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In world first, Israeli lab derives male and female stem cells from same person

Using cells identical in genetic composition, but not in gender, scientists hope to be better able to understand how drugs affect men and women differently

Nathan Jeffay is The Times of Israel's health and science correspondent

Illustrative image: artist's depiction of cells with X and Y chromosomes (frentusha via iStock by Getty Images)
Illustrative image: artist's depiction of cells with X and Y chromosomes (frentusha via iStock by Getty Images)

In a world first, Israeli scientists have derived male and female stem cells from the same person.

The researchers say they’ve successfully grown nervous system cells from the stem cells, with genetically identical male and female versions.

They note that the nervous system cells are a proof of concept, saying they are confident that any human cells can be obtained from the stem cells. The breakthrough was outlined in a peer-reviewed study, in which researchers around the world were offered the stem cells to explore their possibilities.

The Israeli scientists, from Hadassah Medical Center in Jerusalem, started with cells donated by a man who has both male and female cells due to a genetic syndrome.

The cells were in an international cell bank, and the technology to derive the stem cells isn’t new, but until now nobody took the initiative. “I really don’t know why it wasn’t done yet, because the benefits for medical science are very significant,” Prof. Benjamin Reubinoff told The Times of Israel.

Reubinoff, who led the research together with Dr. Ithai Waldhorn, said that the stem cells he derived could open up a new approach to investigating illnesses and medical treatments.

Prof. Benjamin Reubinof (courtesy of Hadassah Medical Center)

It’s known that men and women are often affected differently by medical conditions and by treatments. But when researchers try to document the differences in order to advance science, they often get stuck.

This is because, when people are recruited for studies, gender is only one factor that defines them. It’s often unclear whether people respond differently to an illness or treatment because of their gender, their genes, their health background, or a range of other factors.

“For the first time, we now have cells that are absolutely identical genetically, but in both male and female versions,” said Reubinoff. “This means that we can compare and contrast how they respond to the medication, or use them to model illness, without any of the ‘noise’ we’re used to.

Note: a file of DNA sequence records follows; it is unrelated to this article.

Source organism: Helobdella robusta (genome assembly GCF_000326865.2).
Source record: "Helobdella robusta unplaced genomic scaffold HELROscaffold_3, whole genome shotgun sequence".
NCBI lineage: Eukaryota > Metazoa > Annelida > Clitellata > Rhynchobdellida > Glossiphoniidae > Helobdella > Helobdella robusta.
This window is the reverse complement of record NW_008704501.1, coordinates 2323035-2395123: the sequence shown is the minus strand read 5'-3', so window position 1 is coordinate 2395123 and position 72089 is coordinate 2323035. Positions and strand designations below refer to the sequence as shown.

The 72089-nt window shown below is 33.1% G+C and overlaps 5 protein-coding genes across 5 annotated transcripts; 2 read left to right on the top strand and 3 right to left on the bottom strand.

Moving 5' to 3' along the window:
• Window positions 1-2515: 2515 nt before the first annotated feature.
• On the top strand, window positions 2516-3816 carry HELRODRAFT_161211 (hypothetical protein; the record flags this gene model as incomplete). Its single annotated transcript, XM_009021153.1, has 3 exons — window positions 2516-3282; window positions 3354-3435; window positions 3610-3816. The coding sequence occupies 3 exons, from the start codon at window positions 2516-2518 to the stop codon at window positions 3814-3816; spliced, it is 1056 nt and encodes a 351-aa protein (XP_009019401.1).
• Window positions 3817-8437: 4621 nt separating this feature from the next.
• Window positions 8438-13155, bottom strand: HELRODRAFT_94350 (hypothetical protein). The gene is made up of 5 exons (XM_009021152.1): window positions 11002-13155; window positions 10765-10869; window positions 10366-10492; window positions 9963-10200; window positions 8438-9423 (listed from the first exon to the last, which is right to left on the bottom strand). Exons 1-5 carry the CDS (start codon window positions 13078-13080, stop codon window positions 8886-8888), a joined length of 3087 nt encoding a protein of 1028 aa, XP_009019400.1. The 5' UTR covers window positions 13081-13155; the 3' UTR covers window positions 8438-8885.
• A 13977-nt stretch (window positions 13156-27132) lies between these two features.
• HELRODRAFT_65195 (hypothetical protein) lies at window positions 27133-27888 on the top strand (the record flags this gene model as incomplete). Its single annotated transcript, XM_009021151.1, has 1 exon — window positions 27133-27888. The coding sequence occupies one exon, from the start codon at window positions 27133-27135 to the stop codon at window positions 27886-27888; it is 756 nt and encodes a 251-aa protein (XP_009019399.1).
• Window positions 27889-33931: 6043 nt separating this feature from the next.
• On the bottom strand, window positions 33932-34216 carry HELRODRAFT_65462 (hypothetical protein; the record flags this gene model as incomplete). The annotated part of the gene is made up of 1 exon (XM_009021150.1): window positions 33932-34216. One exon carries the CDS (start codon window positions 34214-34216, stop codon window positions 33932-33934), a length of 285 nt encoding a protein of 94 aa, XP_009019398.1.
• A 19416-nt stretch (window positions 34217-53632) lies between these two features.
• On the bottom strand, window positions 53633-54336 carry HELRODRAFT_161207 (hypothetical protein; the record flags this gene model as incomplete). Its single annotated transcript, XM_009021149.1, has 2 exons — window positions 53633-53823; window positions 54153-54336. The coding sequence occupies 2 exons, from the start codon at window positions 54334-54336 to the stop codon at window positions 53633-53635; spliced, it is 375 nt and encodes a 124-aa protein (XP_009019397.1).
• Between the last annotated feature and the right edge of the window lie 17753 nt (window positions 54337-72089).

“In other words, we’ll know in what ways, exactly, the cells act differently in male and female forms, instead of trying to derive this information from large studies. In studies, results might be due to gender, but equally might be due to genetic differences between participants.”

Reubinoff said that a potentially infinite supply of stem cells can be grown from those in his lab, and these could be used for huge numbers of experiments, in universities, hospitals and drug companies.

The research started when Waldhorn located rare cells from a man with Klinefelter syndrome. Normally, females have two X chromosomes, while males have one X and one Y chromosome. Klinefelter syndrome causes men to have two X chromosomes and one Y chromosome.

Dr. Ithai Waldhorn (courtesy of Hebrew University)

The man who donated the cells used by Reubinoff and Waldhorn is unusual among Klinefelter patients, in that his blood doesn’t only have the XXY cells that characterize the syndrome, but also small subpopulations of normal male (XY) and female (XX) cells. This is what enabled Reubinoff and Waldhorn to derive genetically identical stem cells in both male and female form.

Reubinoff hopes that other researchers will replicate their method with cells from some of the other few Klinefelter patients who have XX and XY cells.

He said that exploring the difference in how men and women respond to illnesses and drugs is essential. Women have a higher risk of developing, for example, autoimmune diseases such as multiple sclerosis and rheumatoid arthritis, while men are more likely to have more significant morbidity when infected with COVID-19 and other infectious diseases.

There are also differences in cardiac morbidity and various psychiatric disorders. In addition, there are differences between the sexes in the effectiveness and side effects of drugs.

“This is a breakthrough in the field of gender medicine,” said Reubinoff. “The world of medical science today recognizes the great importance of the differences between women and men.

“The National Institutes of Health in the US has changed its policy in recent years, now requiring that all medical research that it funds be conducted on both sexes equally. The unique stem cell system we have developed will lead to new discoveries about gender differences, and can help compare the efficacy and toxicity of drugs.”

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